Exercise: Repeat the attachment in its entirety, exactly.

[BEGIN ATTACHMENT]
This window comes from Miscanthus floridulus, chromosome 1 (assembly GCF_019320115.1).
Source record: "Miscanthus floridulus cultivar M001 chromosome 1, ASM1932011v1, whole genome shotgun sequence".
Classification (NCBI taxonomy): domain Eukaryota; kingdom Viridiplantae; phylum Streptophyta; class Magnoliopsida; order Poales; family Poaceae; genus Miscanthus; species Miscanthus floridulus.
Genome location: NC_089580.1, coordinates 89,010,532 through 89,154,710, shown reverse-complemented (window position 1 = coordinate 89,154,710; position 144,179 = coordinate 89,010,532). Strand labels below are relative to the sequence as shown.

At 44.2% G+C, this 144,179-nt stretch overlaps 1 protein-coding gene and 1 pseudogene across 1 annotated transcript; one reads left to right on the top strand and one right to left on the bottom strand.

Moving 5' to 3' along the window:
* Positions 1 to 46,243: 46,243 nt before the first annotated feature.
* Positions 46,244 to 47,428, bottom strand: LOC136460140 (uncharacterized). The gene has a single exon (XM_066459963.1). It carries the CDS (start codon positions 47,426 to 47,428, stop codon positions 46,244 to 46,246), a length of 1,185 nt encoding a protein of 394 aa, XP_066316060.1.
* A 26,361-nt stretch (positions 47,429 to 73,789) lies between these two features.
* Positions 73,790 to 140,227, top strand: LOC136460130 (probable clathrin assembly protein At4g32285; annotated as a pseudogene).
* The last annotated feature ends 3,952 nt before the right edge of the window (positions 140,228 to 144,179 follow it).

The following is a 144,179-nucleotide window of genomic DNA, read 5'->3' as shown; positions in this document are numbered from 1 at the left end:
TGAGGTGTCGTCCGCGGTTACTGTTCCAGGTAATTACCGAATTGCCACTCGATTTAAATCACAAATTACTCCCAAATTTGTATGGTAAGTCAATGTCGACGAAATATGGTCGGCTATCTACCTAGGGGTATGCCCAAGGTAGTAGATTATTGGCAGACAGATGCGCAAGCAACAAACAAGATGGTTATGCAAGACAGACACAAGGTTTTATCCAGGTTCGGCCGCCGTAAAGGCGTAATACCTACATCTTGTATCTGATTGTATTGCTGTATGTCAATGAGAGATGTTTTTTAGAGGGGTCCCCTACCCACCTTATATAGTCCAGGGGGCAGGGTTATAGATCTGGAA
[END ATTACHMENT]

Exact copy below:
This window comes from Miscanthus floridulus, chromosome 1 (assembly GCF_019320115.1).
Source record: "Miscanthus floridulus cultivar M001 chromosome 1, ASM1932011v1, whole genome shotgun sequence".
Classification (NCBI taxonomy): domain Eukaryota; kingdom Viridiplantae; phylum Streptophyta; class Magnoliopsida; order Poales; family Poaceae; genus Miscanthus; species Miscanthus floridulus.
Genome location: NC_089580.1, coordinates 89,010,532 through 89,154,710, shown reverse-complemented (window position 1 = coordinate 89,154,710; position 144,179 = coordinate 89,010,532). Strand labels below are relative to the sequence as shown.

At 44.2% G+C, this 144,179-nt stretch overlaps 1 protein-coding gene and 1 pseudogene across 1 annotated transcript; one reads left to right on the top strand and one right to left on the bottom strand.

Moving 5' to 3' along the window:
* Positions 1 to 46,243: 46,243 nt before the first annotated feature.
* Positions 46,244 to 47,428, bottom strand: LOC136460140 (uncharacterized). The gene has a single exon (XM_066459963.1). It carries the CDS (start codon positions 47,426 to 47,428, stop codon positions 46,244 to 46,246), a length of 1,185 nt encoding a protein of 394 aa, XP_066316060.1.
* A 26,361-nt stretch (positions 47,429 to 73,789) lies between these two features.
* Positions 73,790 to 140,227, top strand: LOC136460130 (probable clathrin assembly protein At4g32285; annotated as a pseudogene).
* The last annotated feature ends 3,952 nt before the right edge of the window (positions 140,228 to 144,179 follow it).

The following is a 144,179-nucleotide window of genomic DNA, read 5'->3' as shown; positions in this document are numbered from 1 at the left end:
TGAGGTGTCGTCCGCGGTTACTGTTCCAGGTAATTACCGAATTGCCACTCGATTTAAATCACAAATTACTCCCAAATTTGTATGGTAAGTCAATGTCGACGAAATATGGTCGGCTATCTACCTAGGGGTATGCCCAAGGTAGTAGATTATTGGCAGACAGATGCGCAAGCAACAAACAAGATGGTTATGCAAGACAGACACAAGGTTTTATCCAGGTTCGGCCGCCGTAAAGGCGTAATACCTACATCTTGTATCTGATTGTATTGCTGTATGTCAATGAGAGATGTTTTTTAGAGGGGTCCCCTACCCACCTTATATAGTCCAGGGGGCAGGGTTATAGATCTGGAA